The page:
The real hurdle is not so much legal but economic. The free-rider effect is huge here. Lots of people will benefit but not everyone contributes to it. Without financial support the capacity to enforce laws or advocate for better protections is reduced.

    Wednesday, April 27, 2011 at 7:59 pm | Permalink
  6. Jay Banks wrote:

    The way some companies are treating their customers is already bad. However, I expect the situation to get even worse when those companies will have arbitration clauses and the consumers will not be able to sue. I think this decision puts the rights of consumers into danger.

    Thursday, April 28, 2011 at 6:40 am | Permalink
  7. Sarah Hanneken wrote:

    Is there a list of companies that are prohibiting class-action suits? Also, are we only talking about cell-phone companies here?

    Thursday, April 28, 2011 at 10:52 am | Permalink
  8. Iron Knee wrote:

    That’s the problem — the ruling allows any company to insert language in their user agreement that prohibits class-action lawsuits. So this applies to any product that comes with a user agreement. I fully expect any day now to see groceries start coming with user agreements so you can’t do a class action suit when you get salmonella from a contaminated product. 🙁

    I was a bit surprised that Starluna was worried about what the actual fraud was in this case. That’s not the point — the courts in California (all the way up to the California Supreme Court) had already found that there was fraud. The only issue the US Supreme Court was addressing was whether or not California State Law (which allows class action lawsuits even if the user agreement prohibited it) trumped the Federal Arbitration Act. They said it did not. So much for conservative claims to love state’s rights.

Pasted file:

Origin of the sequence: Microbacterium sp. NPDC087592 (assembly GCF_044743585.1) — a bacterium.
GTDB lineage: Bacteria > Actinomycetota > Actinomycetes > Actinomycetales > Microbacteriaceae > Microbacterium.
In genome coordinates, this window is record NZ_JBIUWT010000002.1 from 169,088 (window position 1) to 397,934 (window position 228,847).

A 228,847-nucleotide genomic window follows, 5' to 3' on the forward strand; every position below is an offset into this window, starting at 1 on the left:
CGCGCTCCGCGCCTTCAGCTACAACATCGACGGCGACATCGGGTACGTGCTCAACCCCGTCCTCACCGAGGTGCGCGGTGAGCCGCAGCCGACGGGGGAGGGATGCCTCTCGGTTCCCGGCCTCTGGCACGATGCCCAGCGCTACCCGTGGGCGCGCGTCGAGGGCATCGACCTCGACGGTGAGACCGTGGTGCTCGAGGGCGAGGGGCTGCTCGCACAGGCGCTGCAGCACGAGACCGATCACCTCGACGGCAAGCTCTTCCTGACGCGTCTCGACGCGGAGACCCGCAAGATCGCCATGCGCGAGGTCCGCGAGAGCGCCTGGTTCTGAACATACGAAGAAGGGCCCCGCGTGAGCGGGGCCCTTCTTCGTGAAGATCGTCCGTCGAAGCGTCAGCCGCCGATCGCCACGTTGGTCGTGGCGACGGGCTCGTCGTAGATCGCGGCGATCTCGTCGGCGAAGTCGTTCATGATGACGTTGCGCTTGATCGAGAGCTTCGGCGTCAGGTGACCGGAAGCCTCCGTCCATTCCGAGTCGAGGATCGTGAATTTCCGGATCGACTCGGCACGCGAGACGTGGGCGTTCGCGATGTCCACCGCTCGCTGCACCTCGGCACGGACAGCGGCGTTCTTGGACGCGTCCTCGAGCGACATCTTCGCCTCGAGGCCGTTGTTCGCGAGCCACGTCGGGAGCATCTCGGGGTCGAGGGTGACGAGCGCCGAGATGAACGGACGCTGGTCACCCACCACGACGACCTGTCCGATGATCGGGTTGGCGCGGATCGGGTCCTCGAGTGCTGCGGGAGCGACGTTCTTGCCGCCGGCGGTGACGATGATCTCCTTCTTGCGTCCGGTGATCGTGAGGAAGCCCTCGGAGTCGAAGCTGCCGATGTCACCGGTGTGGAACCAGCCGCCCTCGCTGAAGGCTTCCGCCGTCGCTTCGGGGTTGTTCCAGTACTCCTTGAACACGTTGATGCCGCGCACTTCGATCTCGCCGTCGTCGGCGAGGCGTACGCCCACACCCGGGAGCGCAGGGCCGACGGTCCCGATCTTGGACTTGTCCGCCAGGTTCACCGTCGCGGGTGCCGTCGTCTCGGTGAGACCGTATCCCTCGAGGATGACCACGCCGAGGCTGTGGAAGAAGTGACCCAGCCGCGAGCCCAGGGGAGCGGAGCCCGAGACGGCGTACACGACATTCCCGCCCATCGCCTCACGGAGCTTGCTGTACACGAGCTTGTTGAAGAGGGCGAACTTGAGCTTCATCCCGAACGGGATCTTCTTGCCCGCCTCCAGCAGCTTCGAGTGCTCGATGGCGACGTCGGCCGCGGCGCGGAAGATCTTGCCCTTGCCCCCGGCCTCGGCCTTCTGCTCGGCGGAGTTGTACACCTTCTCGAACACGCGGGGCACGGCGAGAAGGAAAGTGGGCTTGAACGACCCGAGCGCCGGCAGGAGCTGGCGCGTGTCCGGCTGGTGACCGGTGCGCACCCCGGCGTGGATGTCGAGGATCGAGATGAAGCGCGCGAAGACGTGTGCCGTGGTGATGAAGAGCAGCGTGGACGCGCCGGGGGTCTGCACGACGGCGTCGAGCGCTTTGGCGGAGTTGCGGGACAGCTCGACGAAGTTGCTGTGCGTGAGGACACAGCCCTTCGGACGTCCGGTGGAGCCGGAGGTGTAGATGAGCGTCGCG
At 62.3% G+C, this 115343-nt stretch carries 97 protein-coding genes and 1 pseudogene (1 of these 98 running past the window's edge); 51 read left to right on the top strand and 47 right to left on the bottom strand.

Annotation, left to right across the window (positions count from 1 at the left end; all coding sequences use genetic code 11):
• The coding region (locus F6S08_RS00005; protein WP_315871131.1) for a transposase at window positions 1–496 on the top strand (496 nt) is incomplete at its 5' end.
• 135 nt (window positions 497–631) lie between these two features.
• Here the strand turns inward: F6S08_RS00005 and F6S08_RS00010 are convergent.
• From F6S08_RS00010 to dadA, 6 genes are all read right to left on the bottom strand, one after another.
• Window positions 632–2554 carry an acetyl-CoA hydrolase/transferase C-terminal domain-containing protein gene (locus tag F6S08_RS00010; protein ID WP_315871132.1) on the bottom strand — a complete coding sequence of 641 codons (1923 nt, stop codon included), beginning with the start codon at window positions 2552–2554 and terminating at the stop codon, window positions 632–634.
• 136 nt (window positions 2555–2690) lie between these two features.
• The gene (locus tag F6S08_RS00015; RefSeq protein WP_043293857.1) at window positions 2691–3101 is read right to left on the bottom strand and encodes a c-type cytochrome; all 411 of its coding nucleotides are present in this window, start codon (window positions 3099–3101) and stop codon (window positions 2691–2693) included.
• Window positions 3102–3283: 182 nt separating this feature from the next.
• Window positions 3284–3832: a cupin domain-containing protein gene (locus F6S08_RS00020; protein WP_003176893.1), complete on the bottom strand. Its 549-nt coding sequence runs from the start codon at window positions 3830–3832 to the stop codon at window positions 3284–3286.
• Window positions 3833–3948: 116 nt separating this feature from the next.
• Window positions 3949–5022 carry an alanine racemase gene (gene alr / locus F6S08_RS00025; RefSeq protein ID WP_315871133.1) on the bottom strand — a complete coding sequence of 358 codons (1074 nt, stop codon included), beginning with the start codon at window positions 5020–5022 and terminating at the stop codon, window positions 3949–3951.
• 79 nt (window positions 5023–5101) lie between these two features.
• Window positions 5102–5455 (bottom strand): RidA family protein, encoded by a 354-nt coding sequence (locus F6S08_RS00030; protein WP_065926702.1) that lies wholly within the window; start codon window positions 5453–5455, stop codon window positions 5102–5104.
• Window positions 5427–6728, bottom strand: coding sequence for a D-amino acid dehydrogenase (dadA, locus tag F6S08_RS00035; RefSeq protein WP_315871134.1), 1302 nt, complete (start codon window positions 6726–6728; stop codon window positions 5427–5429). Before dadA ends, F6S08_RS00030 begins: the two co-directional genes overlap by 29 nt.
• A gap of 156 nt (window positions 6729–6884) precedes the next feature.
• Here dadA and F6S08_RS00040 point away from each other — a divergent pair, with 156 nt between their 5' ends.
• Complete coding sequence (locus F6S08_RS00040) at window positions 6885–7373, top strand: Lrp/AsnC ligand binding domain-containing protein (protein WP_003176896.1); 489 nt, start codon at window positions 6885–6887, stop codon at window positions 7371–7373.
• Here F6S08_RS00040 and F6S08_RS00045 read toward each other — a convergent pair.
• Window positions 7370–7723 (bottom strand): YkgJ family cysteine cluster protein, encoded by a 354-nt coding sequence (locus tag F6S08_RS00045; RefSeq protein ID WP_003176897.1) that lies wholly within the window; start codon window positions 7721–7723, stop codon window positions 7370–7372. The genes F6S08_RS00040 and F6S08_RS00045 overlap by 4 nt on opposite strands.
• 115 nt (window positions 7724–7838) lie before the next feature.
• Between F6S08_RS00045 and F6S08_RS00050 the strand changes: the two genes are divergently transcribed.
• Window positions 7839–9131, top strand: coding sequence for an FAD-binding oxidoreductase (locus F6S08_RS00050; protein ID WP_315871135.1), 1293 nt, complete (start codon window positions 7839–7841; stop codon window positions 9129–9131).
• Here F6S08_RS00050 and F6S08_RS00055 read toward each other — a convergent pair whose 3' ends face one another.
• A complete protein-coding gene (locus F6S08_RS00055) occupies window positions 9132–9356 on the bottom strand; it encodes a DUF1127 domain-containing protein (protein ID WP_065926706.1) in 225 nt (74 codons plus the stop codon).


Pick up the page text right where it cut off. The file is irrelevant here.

Thursday, April 28, 2011 at 11:47 am | Permalink
  9. starluna wrote:

    When I read the syllabus to the case, I did not see any indication that there was an actual ruling on fraud. The cases up to this point had only been about whether class action status can be allowed. There has been no adjudication on the merits of the case.

    The reason why I am curious about whether there is actual fraud in the case is because there is a problem with bad cases going to court and creating the conditions for these kinds of rulings. The thing about the courts, and especially the Supreme Court, is that the outcomes are actually indeterminate. We really don’t always know how the court is going to decide something. What worries lawyers, especially progressive cause lawyers, is a case that might possibly create a rule that is contradictory to their interests. Corporations, and their law firms, are often able to eat short term losses to avoid going to court to avoid decisions that will have long term negative consequences to their bottom line.